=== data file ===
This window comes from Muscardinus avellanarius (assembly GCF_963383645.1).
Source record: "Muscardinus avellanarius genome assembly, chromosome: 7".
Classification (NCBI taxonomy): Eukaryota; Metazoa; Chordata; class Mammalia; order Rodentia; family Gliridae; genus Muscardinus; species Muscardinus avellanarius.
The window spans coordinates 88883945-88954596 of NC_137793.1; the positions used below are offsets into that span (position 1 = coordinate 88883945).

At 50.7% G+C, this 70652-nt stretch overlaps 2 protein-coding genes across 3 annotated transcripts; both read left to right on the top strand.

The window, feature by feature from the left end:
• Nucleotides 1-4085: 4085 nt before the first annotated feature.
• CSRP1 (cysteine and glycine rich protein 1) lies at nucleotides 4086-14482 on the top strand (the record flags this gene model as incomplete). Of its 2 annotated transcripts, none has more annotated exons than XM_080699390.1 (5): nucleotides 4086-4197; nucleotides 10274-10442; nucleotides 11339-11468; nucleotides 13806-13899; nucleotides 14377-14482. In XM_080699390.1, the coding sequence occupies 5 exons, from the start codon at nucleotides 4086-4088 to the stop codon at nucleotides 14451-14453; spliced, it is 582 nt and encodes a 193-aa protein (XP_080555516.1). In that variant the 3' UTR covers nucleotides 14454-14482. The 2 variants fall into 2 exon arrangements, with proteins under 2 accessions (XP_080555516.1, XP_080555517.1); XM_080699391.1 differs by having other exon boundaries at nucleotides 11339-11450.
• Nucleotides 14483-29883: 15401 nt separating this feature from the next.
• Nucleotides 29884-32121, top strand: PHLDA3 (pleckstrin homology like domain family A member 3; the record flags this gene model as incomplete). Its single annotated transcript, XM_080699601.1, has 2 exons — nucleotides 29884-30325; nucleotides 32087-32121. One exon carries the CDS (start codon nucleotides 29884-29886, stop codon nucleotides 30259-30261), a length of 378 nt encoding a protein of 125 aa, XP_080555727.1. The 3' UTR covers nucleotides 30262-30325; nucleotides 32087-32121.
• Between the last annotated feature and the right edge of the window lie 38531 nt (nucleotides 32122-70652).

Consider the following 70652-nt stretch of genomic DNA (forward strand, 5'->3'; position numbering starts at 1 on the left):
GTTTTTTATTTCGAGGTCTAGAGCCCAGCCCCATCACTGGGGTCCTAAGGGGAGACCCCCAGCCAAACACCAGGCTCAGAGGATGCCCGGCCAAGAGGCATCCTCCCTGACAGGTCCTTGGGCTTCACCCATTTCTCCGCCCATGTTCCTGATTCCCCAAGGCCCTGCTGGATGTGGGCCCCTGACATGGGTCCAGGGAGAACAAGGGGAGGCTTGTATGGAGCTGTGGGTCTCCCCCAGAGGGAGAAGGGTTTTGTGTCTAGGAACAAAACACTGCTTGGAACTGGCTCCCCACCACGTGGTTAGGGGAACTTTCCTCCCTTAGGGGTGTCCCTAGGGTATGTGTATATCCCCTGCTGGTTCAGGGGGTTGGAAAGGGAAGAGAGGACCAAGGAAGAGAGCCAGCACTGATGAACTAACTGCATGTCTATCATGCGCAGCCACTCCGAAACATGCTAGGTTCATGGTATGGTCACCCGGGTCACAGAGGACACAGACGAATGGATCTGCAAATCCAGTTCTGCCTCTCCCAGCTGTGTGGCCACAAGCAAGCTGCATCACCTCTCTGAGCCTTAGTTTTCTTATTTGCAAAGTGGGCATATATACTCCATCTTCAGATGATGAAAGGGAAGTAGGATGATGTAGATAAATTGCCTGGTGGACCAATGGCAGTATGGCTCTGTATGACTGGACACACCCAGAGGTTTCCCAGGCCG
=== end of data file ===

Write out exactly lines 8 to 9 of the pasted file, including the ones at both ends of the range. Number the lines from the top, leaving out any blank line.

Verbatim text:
• CSRP1 (cysteine and glycine rich protein 1) lies at nucleotides 4086-14482 on the top strand (the record flags this gene model as incomplete). Of its 2 annotated transcripts, none has more annotated exons than XM_080699390.1 (5): nucleotides 4086-4197; nucleotides 10274-10442; nucleotides 11339-11468; nucleotides 13806-13899; nucleotides 14377-14482. In XM_080699390.1, the coding sequence occupies 5 exons, from the start codon at nucleotides 4086-4088 to the stop codon at nucleotides 14451-14453; spliced, it is 582 nt and encodes a 193-aa protein (XP_080555516.1). In that variant the 3' UTR covers nucleotides 14454-14482. The 2 variants fall into 2 exon arrangements, with proteins under 2 accessions (XP_080555516.1, XP_080555517.1); XM_080699391.1 differs by having other exon boundaries at nucleotides 11339-11450.
• Nucleotides 14483-29883: 15401 nt separating this feature from the next.